Severe flooding has led HHS Secretary Mike Leavitt to declare a public health emergency in Iowa and Indiana, an action the CMS said will give Medicare beneficiaries and their healthcare providers more flexibility in meeting emergency-health needs.
After some healthcare facilities were destroyed by the floods, many beneficiaries were evacuated to neighboring communities where receiving hospitals and nursing homes may have had no healthcare records or information, according to the CMS.
In emergencies such as this, CMS has the flexibility to ensure that vital health care services can be maintained and utilized, acting CMS Administrator Kerry Weems said in a news release. Many of the agencys normal operating procedures will be relaxed to speed provision of health care services to the elderly and persons with disabilities who depend upon these services.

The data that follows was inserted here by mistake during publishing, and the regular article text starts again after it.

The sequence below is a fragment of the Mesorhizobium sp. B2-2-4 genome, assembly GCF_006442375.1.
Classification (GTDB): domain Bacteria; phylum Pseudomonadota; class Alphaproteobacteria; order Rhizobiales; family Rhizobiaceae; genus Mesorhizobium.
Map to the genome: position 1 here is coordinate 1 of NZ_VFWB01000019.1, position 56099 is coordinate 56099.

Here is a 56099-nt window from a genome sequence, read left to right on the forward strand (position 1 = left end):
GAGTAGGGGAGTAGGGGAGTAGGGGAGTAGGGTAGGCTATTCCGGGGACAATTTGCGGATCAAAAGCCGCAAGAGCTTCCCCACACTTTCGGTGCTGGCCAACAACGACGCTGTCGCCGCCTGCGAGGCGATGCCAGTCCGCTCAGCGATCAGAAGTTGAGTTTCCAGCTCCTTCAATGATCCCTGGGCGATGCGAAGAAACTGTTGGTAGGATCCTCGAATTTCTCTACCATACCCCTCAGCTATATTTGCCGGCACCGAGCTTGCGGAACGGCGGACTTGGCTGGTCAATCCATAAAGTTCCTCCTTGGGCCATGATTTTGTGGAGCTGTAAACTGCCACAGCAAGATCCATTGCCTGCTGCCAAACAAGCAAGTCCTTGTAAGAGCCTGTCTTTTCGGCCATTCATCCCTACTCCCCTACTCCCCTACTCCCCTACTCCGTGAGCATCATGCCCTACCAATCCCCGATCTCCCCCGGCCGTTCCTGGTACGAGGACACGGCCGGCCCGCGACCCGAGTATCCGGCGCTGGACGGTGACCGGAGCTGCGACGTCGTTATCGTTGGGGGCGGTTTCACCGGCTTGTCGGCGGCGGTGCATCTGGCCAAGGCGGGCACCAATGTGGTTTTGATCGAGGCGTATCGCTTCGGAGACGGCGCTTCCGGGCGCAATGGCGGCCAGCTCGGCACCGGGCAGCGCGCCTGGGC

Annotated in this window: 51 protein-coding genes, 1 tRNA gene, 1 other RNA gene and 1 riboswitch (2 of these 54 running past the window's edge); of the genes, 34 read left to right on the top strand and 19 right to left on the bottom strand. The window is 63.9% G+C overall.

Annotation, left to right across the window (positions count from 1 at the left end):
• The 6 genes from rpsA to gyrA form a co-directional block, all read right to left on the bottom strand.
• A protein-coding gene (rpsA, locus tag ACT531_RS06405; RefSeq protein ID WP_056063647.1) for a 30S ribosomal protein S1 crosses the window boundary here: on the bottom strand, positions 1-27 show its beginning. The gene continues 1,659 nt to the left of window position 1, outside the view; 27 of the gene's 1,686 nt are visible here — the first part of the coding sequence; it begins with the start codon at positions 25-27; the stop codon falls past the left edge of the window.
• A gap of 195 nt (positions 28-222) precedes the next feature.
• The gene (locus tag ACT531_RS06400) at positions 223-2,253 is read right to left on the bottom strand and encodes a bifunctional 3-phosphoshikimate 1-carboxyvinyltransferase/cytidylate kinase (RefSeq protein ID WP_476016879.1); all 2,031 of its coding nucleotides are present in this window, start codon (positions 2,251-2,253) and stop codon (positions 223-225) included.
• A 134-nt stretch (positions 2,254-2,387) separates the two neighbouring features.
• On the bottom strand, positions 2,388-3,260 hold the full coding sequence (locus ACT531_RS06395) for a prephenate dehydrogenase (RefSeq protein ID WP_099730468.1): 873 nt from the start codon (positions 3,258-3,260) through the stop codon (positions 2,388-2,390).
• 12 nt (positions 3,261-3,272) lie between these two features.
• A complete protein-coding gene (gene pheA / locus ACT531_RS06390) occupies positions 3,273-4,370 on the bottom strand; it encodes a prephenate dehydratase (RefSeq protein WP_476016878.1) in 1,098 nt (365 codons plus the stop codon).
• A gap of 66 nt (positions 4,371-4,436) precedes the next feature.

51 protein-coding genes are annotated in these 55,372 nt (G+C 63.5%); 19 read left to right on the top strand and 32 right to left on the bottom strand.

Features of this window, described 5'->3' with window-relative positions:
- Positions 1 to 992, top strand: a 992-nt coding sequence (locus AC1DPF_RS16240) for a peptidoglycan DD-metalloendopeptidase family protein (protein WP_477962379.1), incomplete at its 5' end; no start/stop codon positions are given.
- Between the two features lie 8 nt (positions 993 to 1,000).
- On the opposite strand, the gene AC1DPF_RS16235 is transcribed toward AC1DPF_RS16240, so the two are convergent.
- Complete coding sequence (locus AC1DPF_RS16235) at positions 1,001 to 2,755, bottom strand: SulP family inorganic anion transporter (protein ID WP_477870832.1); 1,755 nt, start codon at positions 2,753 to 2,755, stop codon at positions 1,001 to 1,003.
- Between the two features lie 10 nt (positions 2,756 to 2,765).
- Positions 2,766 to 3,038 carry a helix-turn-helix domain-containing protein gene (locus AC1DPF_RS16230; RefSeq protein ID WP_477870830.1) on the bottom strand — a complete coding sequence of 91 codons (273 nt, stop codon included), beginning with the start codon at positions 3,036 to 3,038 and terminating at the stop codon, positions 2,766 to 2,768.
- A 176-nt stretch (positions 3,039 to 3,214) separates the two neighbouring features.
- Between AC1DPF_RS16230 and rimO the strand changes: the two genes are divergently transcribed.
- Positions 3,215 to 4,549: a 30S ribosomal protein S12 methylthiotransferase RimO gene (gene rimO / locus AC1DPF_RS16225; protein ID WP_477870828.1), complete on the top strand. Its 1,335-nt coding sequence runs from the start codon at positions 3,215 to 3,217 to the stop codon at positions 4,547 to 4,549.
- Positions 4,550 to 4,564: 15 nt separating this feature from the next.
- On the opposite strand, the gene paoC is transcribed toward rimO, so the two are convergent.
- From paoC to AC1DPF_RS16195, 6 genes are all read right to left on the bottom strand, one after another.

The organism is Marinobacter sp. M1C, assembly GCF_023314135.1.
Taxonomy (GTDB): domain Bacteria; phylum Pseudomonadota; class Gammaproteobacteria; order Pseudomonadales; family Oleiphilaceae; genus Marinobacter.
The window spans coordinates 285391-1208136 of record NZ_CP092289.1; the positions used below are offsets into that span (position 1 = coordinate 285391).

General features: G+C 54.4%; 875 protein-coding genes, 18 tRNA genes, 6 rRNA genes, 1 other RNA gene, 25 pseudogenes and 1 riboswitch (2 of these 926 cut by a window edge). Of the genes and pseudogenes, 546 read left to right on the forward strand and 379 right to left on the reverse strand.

The agency said it will take steps to ensure that services are available to meet patient needs. These include waiving certain requirements for critical-access hospitals, skilled-nursing facilities, long-term-care hospitals and inpatient rehabilitation facilities; expanding the definition of home to allow Medicare beneficiaries who receive home health services to do so at alternative sites; waiving rules that prevent early refills for the Medicare Part D prescription benefit; and allowing beneficiaries in health plans to go out of network during the emergency. The CMS said it will work with the health insurance industry to ensure there are no barriers to this service for those in plans. -- by Jessica Zigmond